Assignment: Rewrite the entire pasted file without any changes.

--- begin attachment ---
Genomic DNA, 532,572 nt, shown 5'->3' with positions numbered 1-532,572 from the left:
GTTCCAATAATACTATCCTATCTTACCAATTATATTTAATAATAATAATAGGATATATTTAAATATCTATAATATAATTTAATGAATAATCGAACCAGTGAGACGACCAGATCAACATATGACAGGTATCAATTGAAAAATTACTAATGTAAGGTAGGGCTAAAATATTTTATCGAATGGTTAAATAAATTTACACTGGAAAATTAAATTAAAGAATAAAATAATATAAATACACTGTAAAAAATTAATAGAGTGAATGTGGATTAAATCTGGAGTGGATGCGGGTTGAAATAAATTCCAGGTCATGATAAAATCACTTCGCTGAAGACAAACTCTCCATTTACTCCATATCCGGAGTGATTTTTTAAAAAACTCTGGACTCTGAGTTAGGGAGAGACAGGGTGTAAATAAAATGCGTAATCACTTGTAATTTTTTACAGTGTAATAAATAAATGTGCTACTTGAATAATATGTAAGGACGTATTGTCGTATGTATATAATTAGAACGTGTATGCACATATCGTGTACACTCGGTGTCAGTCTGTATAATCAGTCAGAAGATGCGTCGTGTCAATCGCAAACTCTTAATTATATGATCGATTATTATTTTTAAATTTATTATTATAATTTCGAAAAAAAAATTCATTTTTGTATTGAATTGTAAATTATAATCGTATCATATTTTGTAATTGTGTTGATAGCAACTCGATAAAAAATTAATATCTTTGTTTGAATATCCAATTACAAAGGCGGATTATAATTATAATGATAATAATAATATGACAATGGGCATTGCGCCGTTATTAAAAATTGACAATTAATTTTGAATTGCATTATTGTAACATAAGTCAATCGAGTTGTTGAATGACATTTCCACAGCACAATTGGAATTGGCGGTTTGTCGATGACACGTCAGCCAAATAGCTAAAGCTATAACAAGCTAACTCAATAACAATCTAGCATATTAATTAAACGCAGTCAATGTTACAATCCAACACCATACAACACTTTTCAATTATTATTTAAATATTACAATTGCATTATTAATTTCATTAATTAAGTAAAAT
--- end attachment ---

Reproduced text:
Genomic DNA, 532,572 nt, shown 5'->3' with positions numbered 1-532,572 from the left:
GTTCCAATAATACTATCCTATCTTACCAATTATATTTAATAATAATAATAGGATATATTTAAATATCTATAATATAATTTAATGAATAATCGAACCAGTGAGACGACCAGATCAACATATGACAGGTATCAATTGAAAAATTACTAATGTAAGGTAGGGCTAAAATATTTTATCGAATGGTTAAATAAATTTACACTGGAAAATTAAATTAAAGAATAAAATAATATAAATACACTGTAAAAAATTAATAGAGTGAATGTGGATTAAATCTGGAGTGGATGCGGGTTGAAATAAATTCCAGGTCATGATAAAATCACTTCGCTGAAGACAAACTCTCCATTTACTCCATATCCGGAGTGATTTTTTAAAAAACTCTGGACTCTGAGTTAGGGAGAGACAGGGTGTAAATAAAATGCGTAATCACTTGTAATTTTTTACAGTGTAATAAATAAATGTGCTACTTGAATAATATGTAAGGACGTATTGTCGTATGTATATAATTAGAACGTGTATGCACATATCGTGTACACTCGGTGTCAGTCTGTATAATCAGTCAGAAGATGCGTCGTGTCAATCGCAAACTCTTAATTATATGATCGATTATTATTTTTAAATTTATTATTATAATTTCGAAAAAAAAATTCATTTTTGTATTGAATTGTAAATTATAATCGTATCATATTTTGTAATTGTGTTGATAGCAACTCGATAAAAAATTAATATCTTTGTTTGAATATCCAATTACAAAGGCGGATTATAATTATAATGATAATAATAATATGACAATGGGCATTGCGCCGTTATTAAAAATTGACAATTAATTTTGAATTGCATTATTGTAACATAAGTCAATCGAGTTGTTGAATGACATTTCCACAGCACAATTGGAATTGGCGGTTTGTCGATGACACGTCAGCCAAATAGCTAAAGCTATAACAAGCTAACTCAATAACAATCTAGCATATTAATTAAACGCAGTCAATGTTACAATCCAACACCATACAACACTTTTCAATTATTATTTAAATATTACAATTGCATTATTAATTTCATTAATTAAGTAAAAT